Culture

Rumor Mill: Dot-com drama or Internet idiocy?

Like the New Economy era it chronicles, dot-comedy Ctrl+Alt+Delete shows a late boom and early bust.

In the interest of variety, the Rumor Mill occasionally departs from its format of rumors, lies and innuendo to indulge in that fourth journalistic vice, criticism.

Being generalists, we have cast judgment on dot-com eateries, dot-com documentaries, and dot-com blues alike. This week we turn our attention to the dot-comedy Ctrl+Alt+Delete by Anthony Clarvoe, making its initial public offering at the San Jose Repertory Theater through Nov. 18.

In attempting to portray the inner lives of venture capitalists and entrepreneurs, the play boldly goes where no playwright has bothered to go before. This is all the more nervy since no one has yet demonstrated that venture capitalists and entrepreneurs have inner lives. One leaves this play more skeptical than ever of the proposition.

Although it is a work of fiction, it's not hard to see the characters as lampoons of real world personalities, and picking them out is part of the fun. Sightings include venture capitalist John Doerr, Federal Reserve Chairman Alan Greenspan and lesser lights such as CNBC's Maria Bartoromo, to name a few.

Director Ethan McSweeny and his agile, energetic and very funny cast bring out the best of Clarvoe's zippy one-liners, and Todd Rosenthal's versatile set, a tic-tac-toe scaffold strewn with Aeron chairs, is as appealing as one could ask for considering the play's dismal corporate environs.

Still, dot-com mania deserves a better send-up: If Clarvoe has a coherent idea about the human meaning behind the accretion of tremendous wealth by purveyors of nonexistent products at the expense of credulous investors and reckless speculators, we wait for it, like the Internet bubble's true believer, in vain. A moral to this story remains vaporware.

The story chronicles the late boom and early bust of the New Economy through the travails of VC fund Prospera, led by the charismatic and possibly insane Gus Belmont (James Carpenter).

Belmont, like others in the play, is an amalgam of influential figures in the Internet boom easily recognized by anyone vaguely familiar with the goings-on in Silicon Valley over the past few years. Echoing venture capitalist king-pin Doerr, he crows self-servingly about the "largest creation of wealth in history" through "keiretsu" and is touted as a possible contender for the White House (remember "Gore and Doerr in 2004?"). Like Greenspan, his most casual aside rocks or rallies markets.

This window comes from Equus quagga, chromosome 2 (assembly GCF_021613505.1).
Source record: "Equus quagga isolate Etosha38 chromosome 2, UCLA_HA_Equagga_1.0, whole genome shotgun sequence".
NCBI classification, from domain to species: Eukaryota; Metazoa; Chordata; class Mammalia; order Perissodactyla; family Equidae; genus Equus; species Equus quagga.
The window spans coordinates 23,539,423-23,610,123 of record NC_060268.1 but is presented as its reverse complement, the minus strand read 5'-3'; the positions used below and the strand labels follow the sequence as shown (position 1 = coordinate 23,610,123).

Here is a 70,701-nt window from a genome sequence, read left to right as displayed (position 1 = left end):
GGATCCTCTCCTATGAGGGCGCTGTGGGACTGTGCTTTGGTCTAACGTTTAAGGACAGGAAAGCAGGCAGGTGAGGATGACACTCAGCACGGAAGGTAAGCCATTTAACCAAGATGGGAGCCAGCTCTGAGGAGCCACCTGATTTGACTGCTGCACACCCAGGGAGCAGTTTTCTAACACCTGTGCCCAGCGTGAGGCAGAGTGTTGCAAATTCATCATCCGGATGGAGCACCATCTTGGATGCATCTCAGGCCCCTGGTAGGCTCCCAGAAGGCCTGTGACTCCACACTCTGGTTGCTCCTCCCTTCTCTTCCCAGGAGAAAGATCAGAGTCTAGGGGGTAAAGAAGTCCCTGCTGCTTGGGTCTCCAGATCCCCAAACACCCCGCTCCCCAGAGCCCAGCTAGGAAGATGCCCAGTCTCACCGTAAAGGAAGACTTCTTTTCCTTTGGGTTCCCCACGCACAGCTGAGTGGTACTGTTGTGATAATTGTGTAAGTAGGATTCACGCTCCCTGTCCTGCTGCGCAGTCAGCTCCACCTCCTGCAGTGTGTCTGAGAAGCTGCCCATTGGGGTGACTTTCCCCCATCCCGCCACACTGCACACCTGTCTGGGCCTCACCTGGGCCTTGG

Belmont is as much an inspirational guru and self-fulfilling prophet as a VC investor, and so it is no surprise that the ambitious, fresh-faced Eddie Fisker (Patrick Darragh) finds his way to him to pitch his wireless gadget, the Gizmo. This all-in-one communications device, or rather its specs, become the basis of a fundamentally fraudulent Internet start-up selling vaporware to IPO speculators.

This all too familiar premise is complicated by the machinations of the unashamedly venal VC and hapless Gizmo CEO Carbury Grendall (Sam Gregory), who is permanently saddled with the reputation of having "cratered his start-up," and the seeming ingenue Marie (Betsy Brandt), Belmont's niece. Rounding out the cast are the neurotic heir and biz dev whiz Tom Xerox (Rob Nagle), and the gullible, fawning TV tech news personality Toria Bruno (Jennifer Kato), who further blackens tech journalism's collective eye with her onscreen cheerleading for inflationary Internet hype.

The problem with Ctrl+Alt+Delete is that it's not interesting enough to be a play and not comic enough to be a sit-com. It languishes somewhere in between, cranking out laugh lines at irregular intervals and struggling to say something memorable about the people and times it has chosen to portray.

That isn't to say that Ctrl+Alt+Delete isn't occasionally very funny, or that its characters do not ask meaningful questions about the soulless pursuits to which they've devoted their lives. But the jokes are oddly concentrated in the second half, by which time the average sit-com viewer would long since have changed the channel. And the playwright handles moral and emotional questions like a day trader: picking up, unloading them quickly, and hoping for the best, with predictable results.

Wealth and success remain the characters' idées fixes. Although the playwright is presumably approaching this condition from a critical or at least satirical perspective, his play fails to transcend its characters' obsession. "What's the worst that could happen?" Eddie is asked the morning Gizmo goes public. "I could wind up poor?" he ventures. The play itself weighs no more than this uncouth anxiety.

Even before Sept. 11, such stakes would have a hard time keeping theatergoers on the edge of their seats.